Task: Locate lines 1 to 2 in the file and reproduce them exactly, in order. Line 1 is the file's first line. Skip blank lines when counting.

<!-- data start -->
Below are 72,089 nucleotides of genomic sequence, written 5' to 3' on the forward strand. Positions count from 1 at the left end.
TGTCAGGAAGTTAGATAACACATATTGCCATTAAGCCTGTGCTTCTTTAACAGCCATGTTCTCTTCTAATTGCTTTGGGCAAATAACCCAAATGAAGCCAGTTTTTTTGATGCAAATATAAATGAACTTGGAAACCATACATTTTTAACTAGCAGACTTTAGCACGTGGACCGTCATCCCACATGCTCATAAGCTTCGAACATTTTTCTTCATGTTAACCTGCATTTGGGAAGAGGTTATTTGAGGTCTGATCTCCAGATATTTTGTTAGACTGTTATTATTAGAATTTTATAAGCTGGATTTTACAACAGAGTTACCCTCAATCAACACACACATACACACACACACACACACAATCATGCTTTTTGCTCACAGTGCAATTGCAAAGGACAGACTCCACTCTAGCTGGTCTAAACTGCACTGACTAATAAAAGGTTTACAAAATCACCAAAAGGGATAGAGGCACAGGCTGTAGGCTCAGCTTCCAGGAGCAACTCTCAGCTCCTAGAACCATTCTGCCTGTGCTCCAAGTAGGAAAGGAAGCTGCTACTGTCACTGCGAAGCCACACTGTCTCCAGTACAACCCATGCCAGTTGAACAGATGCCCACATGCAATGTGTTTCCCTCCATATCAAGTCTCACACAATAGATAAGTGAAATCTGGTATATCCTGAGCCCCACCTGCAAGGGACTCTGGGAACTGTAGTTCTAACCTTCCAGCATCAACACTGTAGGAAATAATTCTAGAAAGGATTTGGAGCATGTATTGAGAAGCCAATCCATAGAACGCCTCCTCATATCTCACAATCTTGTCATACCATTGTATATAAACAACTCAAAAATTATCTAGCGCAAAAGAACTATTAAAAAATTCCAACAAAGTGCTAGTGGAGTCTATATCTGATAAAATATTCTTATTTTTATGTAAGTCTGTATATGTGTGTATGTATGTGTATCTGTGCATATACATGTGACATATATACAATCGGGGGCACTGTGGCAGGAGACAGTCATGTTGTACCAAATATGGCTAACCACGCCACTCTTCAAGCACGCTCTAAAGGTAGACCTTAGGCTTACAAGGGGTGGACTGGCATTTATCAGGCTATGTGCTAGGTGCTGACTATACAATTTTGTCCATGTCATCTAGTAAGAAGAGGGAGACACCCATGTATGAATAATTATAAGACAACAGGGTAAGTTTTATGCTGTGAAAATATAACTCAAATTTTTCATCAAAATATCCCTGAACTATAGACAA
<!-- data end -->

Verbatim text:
Below are 72,089 nucleotides of genomic sequence, written 5' to 3' on the forward strand. Positions count from 1 at the left end.
TGTCAGGAAGTTAGATAACACATATTGCCATTAAGCCTGTGCTTCTTTAACAGCCATGTTCTCTTCTAATTGCTTTGGGCAAATAACCCAAATGAAGCCAGTTTTTTTGATGCAAATATAAATGAACTTGGAAACCATACATTTTTAACTAGCAGACTTTAGCACGTGGACCGTCATCCCACATGCTCATAAGCTTCGAACATTTTTCTTCATGTTAACCTGCATTTGGGAAGAGGTTATTTGAGGTCTGATCTCCAGATATTTTGTTAGACTGTTATTATTAGAATTTTATAAGCTGGATTTTACAACAGAGTTACCCTCAATCAACACACACATACACACACACACACACACAATCATGCTTTTTGCTCACAGTGCAATTGCAAAGGACAGACTCCACTCTAGCTGGTCTAAACTGCACTGACTAATAAAAGGTTTACAAAATCACCAAAAGGGATAGAGGCACAGGCTGTAGGCTCAGCTTCCAGGAGCAACTCTCAGCTCCTAGAACCATTCTGCCTGTGCTCCAAGTAGGAAAGGAAGCTGCTACTGTCACTGCGAAGCCACACTGTCTCCAGTACAACCCATGCCAGTTGAACAGATGCCCACATGCAATGTGTTTCCCTCCATATCAAGTCTCACACAATAGATAAGTGAAATCTGGTATATCCTGAGCCCCACCTGCAAGGGACTCTGGGAACTGTAGTTCTAACCTTCCAGCATCAACACTGTAGGAAATAATTCTAGAAAGGATTTGGAGCATGTATTGAGAAGCCAATCCATAGAACGCCTCCTCATATCTCACAATCTTGTCATACCATTGTATATAAACAACTCAAAAATTATCTAGCGCAAAAGAACTATTAAAAAATTCCAACAAAGTGCTAGTGGAGTCTATATCTGATAAAATATTCTTATTTTTATGTAAGTCTGTATATGTGTGTATGTATGTGTATCTGTGCATATACATGTGACATATATACAATCGGGGGCACTGTGGCAGGAGACAGTCATGTTGTACCAAATATGGCTAACCACGCCACTCTTCAAGCACGCTCTAAAGGTAGACCTTAGGCTTACAAGGGGTGGACTGGCATTTATCAGGCTATGTGCTAGGTGCTGACTATACAATTTTGTCCATGTCATCTAGTAAGAAGAGGGAGACACCCATGTATGAATAATTATAAGACAACAGGGTAAGTTTTATGCTGTGAAAATATAACTCAAATTTTTCATCAAAATATCCCTGAACTATAGACAA